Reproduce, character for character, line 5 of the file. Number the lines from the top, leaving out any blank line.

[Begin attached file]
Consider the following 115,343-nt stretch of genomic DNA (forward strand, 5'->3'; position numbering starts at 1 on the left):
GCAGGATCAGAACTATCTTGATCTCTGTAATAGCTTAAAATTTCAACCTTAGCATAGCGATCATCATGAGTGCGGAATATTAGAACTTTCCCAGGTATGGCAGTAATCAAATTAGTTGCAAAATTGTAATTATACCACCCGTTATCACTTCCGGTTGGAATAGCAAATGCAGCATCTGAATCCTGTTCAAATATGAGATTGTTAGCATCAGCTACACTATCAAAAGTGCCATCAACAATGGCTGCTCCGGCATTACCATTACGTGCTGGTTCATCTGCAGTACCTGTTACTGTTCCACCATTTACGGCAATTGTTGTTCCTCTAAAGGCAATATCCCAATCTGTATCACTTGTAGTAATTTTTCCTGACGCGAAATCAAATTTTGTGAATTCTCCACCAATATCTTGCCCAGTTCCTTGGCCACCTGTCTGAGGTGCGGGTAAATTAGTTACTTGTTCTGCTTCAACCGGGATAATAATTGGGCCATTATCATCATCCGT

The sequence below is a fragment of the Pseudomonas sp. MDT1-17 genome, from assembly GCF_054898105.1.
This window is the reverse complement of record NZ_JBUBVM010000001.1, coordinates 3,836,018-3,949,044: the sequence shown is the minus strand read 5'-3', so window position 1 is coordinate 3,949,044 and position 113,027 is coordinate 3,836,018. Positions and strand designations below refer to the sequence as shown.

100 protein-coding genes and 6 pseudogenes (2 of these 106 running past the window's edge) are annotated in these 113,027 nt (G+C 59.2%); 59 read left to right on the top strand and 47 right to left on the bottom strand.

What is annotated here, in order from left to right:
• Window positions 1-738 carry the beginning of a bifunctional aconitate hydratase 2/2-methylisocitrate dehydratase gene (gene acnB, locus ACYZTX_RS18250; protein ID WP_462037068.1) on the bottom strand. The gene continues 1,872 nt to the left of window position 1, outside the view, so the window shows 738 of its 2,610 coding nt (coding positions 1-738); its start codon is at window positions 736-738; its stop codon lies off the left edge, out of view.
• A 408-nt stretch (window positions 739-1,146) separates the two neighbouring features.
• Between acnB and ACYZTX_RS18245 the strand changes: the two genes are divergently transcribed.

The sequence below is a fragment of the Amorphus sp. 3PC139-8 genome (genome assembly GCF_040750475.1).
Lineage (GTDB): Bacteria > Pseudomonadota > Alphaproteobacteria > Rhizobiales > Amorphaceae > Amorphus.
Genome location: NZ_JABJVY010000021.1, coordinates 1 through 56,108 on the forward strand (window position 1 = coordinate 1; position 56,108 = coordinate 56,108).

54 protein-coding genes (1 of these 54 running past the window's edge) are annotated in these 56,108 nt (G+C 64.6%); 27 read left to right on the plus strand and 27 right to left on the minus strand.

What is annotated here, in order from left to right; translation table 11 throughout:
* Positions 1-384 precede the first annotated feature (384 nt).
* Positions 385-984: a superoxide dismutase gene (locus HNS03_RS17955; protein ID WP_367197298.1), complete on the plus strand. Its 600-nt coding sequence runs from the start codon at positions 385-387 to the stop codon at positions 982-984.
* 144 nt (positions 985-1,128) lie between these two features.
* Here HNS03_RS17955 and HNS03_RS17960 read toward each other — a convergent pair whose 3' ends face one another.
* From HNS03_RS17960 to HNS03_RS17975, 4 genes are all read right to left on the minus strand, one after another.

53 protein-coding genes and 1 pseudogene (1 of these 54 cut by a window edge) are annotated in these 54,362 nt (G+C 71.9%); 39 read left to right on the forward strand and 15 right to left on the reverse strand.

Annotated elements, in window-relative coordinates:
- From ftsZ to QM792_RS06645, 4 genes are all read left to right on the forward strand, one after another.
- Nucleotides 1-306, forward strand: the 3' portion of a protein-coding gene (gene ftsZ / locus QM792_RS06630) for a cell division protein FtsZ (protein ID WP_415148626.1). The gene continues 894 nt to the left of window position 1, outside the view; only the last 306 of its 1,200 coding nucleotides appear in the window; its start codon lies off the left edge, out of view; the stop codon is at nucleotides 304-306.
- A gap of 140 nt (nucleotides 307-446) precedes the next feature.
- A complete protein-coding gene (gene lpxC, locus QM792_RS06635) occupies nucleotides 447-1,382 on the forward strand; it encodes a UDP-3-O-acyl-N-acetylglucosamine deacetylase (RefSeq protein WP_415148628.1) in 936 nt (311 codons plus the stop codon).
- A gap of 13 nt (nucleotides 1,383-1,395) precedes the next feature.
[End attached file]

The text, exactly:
100 protein-coding genes and 6 pseudogenes (2 of these 106 running past the window's edge) are annotated in these 113,027 nt (G+C 59.2%); 59 read left to right on the top strand and 47 right to left on the bottom strand.